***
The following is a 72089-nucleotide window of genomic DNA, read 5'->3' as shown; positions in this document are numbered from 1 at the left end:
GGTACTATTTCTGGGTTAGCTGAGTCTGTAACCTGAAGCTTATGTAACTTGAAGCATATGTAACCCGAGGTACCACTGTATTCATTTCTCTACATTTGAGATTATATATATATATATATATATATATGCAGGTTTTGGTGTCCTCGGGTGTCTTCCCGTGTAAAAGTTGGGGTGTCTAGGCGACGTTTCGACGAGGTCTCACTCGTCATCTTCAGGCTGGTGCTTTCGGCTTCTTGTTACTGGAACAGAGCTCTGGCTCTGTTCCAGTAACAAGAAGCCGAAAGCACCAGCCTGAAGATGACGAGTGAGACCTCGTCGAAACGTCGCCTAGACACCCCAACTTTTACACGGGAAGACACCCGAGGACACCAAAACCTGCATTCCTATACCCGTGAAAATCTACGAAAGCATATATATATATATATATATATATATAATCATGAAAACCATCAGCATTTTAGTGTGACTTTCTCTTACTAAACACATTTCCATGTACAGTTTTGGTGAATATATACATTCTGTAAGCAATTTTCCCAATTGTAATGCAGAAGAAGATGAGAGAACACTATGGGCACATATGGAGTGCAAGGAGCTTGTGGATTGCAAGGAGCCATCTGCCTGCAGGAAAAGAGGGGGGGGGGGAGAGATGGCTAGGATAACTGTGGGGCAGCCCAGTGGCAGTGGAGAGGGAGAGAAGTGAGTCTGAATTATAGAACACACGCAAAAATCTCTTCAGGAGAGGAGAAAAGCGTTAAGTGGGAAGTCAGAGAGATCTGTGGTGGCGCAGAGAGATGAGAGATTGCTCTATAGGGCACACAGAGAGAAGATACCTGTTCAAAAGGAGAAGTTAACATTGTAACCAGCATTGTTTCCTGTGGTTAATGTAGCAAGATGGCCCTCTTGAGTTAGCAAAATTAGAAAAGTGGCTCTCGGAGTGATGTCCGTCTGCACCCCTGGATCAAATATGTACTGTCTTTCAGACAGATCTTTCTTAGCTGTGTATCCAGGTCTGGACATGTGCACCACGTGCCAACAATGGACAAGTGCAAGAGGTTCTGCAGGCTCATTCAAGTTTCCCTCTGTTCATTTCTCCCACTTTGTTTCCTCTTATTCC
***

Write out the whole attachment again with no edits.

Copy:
The following is a 72089-nucleotide window of genomic DNA, read 5'->3' as shown; positions in this document are numbered from 1 at the left end:
GGTACTATTTCTGGGTTAGCTGAGTCTGTAACCTGAAGCTTATGTAACTTGAAGCATATGTAACCCGAGGTACCACTGTATTCATTTCTCTACATTTGAGATTATATATATATATATATATATATATGCAGGTTTTGGTGTCCTCGGGTGTCTTCCCGTGTAAAAGTTGGGGTGTCTAGGCGACGTTTCGACGAGGTCTCACTCGTCATCTTCAGGCTGGTGCTTTCGGCTTCTTGTTACTGGAACAGAGCTCTGGCTCTGTTCCAGTAACAAGAAGCCGAAAGCACCAGCCTGAAGATGACGAGTGAGACCTCGTCGAAACGTCGCCTAGACACCCCAACTTTTACACGGGAAGACACCCGAGGACACCAAAACCTGCATTCCTATACCCGTGAAAATCTACGAAAGCATATATATATATATATATATATATATAATCATGAAAACCATCAGCATTTTAGTGTGACTTTCTCTTACTAAACACATTTCCATGTACAGTTTTGGTGAATATATACATTCTGTAAGCAATTTTCCCAATTGTAATGCAGAAGAAGATGAGAGAACACTATGGGCACATATGGAGTGCAAGGAGCTTGTGGATTGCAAGGAGCCATCTGCCTGCAGGAAAAGAGGGGGGGGGGGAGAGATGGCTAGGATAACTGTGGGGCAGCCCAGTGGCAGTGGAGAGGGAGAGAAGTGAGTCTGAATTATAGAACACACGCAAAAATCTCTTCAGGAGAGGAGAAAAGCGTTAAGTGGGAAGTCAGAGAGATCTGTGGTGGCGCAGAGAGATGAGAGATTGCTCTATAGGGCACACAGAGAGAAGATACCTGTTCAAAAGGAGAAGTTAACATTGTAACCAGCATTGTTTCCTGTGGTTAATGTAGCAAGATGGCCCTCTTGAGTTAGCAAAATTAGAAAAGTGGCTCTCGGAGTGATGTCCGTCTGCACCCCTGGATCAAATATGTACTGTCTTTCAGACAGATCTTTCTTAGCTGTGTATCCAGGTCTGGACATGTGCACCACGTGCCAACAATGGACAAGTGCAAGAGGTTCTGCAGGCTCATTCAAGTTTCCCTCTGTTCATTTCTCCCACTTTGTTTCCTCTTATTCC